• Temptation Cookies: While baking cookies, tell your children about the temptation of Jesus in the desert. When the cookies are done, leave them on the table, but they cannot eat them until the next day. Talk about how tempting this might be and what we can do to resist temptation.
  • Do resurrection cookies. It is a great way to teach the Easter story!
  • Make a sacrifice bin. Everyone in the family, decides to let go of something they are really fond of throughout Lent. This can be changed weekly. It can also be anything from toys to screen time to sweets etc.

How do you celebrate Lent? Any other ideas you care to share?

family life, Festivals, parenting

Valentine’s Day

It is the feast of love this Friday!

For the past 3 years I have rekindled my love for this feast ….. in a different way!

There was once (which I would like to do again next year), where we did felted hearts and a small note saying “you are loved” and posted it them randomly in homes around our village.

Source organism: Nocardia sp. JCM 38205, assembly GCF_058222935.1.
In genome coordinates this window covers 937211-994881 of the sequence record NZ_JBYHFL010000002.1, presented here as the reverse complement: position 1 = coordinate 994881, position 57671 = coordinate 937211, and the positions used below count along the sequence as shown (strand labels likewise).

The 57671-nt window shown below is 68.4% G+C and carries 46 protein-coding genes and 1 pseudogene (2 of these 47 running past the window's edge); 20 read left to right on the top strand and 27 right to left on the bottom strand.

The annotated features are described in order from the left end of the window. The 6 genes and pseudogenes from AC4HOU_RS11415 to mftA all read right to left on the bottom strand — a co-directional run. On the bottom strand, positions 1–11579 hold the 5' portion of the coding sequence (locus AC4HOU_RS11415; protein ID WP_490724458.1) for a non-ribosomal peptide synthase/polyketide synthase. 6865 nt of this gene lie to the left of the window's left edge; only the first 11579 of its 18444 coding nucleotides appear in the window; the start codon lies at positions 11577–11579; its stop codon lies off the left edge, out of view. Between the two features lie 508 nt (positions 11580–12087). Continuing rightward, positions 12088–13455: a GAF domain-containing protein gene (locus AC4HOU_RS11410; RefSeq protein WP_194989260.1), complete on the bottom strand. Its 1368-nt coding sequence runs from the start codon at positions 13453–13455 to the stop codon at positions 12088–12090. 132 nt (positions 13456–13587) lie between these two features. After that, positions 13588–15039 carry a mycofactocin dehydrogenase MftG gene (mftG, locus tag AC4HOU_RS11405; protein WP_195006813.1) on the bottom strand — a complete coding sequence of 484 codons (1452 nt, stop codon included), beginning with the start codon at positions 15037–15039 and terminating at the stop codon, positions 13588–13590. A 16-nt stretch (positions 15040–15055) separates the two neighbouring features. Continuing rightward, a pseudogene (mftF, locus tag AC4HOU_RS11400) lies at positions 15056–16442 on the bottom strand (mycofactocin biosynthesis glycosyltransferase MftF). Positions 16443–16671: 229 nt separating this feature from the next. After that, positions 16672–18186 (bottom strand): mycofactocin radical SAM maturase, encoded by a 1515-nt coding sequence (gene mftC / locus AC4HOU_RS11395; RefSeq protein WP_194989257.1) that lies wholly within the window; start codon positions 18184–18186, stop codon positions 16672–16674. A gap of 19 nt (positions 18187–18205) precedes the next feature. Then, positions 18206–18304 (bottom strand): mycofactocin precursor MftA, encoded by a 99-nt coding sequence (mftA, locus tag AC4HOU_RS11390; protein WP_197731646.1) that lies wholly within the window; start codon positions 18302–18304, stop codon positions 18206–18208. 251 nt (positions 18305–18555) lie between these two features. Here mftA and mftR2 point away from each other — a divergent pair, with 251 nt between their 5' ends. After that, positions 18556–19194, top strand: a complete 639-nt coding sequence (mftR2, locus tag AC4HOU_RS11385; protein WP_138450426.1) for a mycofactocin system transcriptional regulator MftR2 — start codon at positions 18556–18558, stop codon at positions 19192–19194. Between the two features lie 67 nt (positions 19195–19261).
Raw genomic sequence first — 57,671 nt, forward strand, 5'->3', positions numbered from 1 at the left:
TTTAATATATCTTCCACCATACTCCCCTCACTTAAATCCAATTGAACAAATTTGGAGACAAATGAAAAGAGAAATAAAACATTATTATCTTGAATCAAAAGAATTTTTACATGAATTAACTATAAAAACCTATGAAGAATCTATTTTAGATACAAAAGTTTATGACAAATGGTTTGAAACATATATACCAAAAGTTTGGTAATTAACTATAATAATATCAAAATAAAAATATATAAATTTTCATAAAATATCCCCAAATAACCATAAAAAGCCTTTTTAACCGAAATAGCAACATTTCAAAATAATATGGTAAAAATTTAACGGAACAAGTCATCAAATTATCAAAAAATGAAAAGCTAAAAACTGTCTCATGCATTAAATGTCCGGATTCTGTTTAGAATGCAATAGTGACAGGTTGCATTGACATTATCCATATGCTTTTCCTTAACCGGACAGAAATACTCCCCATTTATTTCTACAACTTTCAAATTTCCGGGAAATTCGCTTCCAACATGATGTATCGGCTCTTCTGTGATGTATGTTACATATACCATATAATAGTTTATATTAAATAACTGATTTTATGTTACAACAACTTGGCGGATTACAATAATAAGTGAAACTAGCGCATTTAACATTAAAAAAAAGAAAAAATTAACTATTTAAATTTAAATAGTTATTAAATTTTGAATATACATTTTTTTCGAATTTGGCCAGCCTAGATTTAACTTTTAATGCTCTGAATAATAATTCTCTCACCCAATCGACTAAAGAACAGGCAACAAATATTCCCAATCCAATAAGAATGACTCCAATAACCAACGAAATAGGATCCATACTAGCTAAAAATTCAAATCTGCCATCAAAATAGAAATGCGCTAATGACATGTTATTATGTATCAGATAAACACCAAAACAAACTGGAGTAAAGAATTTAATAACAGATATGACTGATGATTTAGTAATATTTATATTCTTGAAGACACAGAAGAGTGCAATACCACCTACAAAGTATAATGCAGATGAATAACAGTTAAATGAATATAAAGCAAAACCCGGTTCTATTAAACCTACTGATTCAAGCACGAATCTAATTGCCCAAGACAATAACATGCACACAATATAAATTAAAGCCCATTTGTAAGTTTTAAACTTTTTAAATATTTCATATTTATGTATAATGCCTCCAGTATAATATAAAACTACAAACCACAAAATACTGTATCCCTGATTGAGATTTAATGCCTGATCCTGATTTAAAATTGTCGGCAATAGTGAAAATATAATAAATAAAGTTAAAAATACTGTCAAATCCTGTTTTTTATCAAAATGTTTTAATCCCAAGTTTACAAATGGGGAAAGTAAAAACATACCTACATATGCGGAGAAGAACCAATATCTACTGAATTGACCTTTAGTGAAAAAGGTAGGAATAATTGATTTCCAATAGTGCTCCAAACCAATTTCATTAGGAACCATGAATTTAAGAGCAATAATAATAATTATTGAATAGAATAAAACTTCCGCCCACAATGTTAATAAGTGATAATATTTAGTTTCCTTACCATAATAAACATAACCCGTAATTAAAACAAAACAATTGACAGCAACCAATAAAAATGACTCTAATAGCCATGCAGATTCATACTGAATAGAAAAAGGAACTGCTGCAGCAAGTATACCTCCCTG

Last year and this year, it was more specific to my family as a way to remind all not just that they are loved, but that they are special in different ways and loved specifically because they are all different. This I did by cutting card stock paper in heart shapes and listing on them attributes specific to each child (and husband actually). It also helps as a boost in confidence. these hearts I distribute from 1st February with one last big one that I love them no matter what on the actual day.
Last year, I attached them to their wardrobe in the evening so that every morning they saw them when they were going to get dressed. This year I randomly leave them in shoes, lunch boxes etc so it is kind of more fun and exciting not sure where they will end up in.
On Friday than, we will have a love filled breakfast together as a special way to start this day.

What are your thoughts on Valentine’s? How do you celebrate it?